The killing of two activists who successfully campaigned to shut down a mine has shocked environmentalists in Turkey who fear their deaths will embolden others to kill to protect their profits
Cedar branches whisper in the Anatolian breeze. Twigs crunch underfoot. A truck rumbles from a distant marble quarry. The crack of a hunters rifle echoes through the forest.
The sounds of tranquility and violence intermingle at the remote hillside home of Aysin and Ali Byknohutu, the Turkish beekeepers and environmental defenders whose murder in Finike earlier this year has sent a chill through the countrys conservation movement.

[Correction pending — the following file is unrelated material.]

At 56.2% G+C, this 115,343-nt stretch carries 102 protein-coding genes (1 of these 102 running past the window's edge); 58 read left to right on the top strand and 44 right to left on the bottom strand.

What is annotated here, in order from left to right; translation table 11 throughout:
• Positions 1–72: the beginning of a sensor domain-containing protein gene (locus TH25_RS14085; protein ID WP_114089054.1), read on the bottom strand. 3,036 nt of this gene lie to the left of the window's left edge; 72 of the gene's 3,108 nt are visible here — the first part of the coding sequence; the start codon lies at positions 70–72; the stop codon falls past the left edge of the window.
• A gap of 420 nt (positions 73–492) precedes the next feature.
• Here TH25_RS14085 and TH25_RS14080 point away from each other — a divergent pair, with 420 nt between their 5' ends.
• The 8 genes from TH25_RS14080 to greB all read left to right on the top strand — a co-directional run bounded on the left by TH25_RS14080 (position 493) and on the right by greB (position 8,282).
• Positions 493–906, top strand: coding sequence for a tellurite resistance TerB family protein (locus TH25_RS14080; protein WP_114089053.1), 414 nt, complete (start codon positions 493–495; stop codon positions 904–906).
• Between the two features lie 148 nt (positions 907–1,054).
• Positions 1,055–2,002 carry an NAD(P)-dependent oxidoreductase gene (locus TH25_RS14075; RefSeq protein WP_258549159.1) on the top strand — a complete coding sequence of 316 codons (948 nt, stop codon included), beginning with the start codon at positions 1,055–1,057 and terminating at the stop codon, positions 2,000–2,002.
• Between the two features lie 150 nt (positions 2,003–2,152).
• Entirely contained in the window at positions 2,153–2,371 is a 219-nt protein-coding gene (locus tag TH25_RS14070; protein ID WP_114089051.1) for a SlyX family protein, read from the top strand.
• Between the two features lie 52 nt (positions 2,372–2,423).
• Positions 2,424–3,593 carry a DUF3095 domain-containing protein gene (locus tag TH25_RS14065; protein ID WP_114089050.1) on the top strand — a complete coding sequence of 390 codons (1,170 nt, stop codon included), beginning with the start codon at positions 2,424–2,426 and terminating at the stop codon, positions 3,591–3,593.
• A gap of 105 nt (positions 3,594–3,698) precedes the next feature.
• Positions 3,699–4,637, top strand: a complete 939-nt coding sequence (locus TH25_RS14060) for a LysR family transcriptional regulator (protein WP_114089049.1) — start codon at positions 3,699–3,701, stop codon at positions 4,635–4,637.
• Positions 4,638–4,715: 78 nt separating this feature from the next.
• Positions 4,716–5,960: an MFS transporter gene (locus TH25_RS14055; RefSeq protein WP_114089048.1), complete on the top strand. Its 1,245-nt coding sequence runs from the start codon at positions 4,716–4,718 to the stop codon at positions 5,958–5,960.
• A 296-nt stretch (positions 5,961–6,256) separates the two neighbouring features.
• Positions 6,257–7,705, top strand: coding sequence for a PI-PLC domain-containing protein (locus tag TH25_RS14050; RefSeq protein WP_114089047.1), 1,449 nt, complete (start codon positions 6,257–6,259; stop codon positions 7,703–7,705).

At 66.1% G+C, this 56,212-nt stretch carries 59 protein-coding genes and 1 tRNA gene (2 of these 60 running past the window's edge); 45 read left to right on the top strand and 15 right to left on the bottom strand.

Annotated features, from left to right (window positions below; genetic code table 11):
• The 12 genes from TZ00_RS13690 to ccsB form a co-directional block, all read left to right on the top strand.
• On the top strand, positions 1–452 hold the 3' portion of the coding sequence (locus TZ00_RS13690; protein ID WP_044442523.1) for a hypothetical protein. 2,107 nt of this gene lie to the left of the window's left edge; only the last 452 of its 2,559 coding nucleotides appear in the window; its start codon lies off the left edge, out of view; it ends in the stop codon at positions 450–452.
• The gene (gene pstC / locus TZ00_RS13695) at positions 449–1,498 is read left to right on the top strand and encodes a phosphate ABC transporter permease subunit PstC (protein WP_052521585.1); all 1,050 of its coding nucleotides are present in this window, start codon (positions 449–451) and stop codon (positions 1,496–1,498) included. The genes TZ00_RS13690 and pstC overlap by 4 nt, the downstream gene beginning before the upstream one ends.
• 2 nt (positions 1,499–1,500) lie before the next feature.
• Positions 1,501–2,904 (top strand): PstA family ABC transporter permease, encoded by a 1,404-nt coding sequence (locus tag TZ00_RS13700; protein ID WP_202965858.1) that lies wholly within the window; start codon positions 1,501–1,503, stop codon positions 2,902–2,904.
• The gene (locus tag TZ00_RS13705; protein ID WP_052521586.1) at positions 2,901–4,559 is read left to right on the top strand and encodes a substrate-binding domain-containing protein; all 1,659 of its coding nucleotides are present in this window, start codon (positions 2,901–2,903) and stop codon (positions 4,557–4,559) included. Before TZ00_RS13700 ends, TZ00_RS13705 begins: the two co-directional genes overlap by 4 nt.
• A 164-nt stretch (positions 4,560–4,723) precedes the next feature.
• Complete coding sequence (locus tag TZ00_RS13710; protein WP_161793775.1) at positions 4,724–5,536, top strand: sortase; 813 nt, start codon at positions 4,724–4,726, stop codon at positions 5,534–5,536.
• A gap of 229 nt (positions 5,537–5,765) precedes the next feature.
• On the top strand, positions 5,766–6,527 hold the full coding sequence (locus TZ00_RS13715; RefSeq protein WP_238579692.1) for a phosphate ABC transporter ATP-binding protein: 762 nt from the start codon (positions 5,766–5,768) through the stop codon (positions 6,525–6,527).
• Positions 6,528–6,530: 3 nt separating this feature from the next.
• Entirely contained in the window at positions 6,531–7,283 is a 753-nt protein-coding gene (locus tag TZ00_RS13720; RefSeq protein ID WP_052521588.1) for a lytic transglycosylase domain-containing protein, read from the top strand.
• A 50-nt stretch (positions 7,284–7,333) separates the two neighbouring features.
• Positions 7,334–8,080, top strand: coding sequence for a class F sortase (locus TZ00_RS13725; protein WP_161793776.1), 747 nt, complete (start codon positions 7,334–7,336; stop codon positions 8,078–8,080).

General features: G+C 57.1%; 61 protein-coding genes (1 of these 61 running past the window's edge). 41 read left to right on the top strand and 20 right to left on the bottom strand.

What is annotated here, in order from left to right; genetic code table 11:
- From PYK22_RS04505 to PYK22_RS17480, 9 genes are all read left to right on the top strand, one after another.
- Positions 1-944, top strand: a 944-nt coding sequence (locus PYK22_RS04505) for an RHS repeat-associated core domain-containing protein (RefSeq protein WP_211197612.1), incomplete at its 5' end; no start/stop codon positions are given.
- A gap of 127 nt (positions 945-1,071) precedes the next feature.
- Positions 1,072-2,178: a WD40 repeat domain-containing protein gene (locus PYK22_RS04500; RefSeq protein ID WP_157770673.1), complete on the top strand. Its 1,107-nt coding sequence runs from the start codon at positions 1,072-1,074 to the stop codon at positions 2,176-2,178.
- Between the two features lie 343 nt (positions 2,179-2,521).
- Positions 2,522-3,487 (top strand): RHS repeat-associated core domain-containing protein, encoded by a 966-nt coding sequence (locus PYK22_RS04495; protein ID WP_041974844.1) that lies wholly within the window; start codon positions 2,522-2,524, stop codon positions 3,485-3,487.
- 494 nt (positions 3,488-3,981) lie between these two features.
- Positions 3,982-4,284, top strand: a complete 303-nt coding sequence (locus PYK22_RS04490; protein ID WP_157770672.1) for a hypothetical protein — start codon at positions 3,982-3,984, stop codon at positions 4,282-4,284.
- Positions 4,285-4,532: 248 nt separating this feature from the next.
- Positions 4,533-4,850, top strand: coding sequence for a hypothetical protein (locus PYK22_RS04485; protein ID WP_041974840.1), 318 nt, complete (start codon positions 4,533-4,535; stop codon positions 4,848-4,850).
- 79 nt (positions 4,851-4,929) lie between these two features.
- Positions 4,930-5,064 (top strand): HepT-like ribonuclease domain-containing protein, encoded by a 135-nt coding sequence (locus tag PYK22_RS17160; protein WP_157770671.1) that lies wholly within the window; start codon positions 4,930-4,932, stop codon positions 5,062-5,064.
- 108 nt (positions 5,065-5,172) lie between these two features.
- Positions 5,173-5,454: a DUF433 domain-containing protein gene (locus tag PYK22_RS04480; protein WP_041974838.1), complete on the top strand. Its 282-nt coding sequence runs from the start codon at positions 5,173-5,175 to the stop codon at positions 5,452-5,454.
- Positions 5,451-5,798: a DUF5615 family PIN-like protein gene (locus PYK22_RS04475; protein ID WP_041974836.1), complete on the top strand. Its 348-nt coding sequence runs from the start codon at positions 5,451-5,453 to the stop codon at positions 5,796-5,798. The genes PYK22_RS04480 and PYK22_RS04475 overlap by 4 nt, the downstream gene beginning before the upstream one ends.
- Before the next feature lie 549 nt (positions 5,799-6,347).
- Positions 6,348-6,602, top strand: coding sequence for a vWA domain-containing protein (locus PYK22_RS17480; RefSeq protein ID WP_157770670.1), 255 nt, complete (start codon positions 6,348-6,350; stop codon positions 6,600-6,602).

If the killings of the retired couple were not shocking enough, the aftermath a dubious judicial investigation and the alleged suicide of the key suspect have raised questions in parliament and the media about the priorities of prime minister Recep Tayyip Erdoan, who increasingly seems to care more about the economy and concrete than lives and the environment.
Ali and Aysin were organic farmers who moved to a remote forest home so that they could be closer to nature after they retired.
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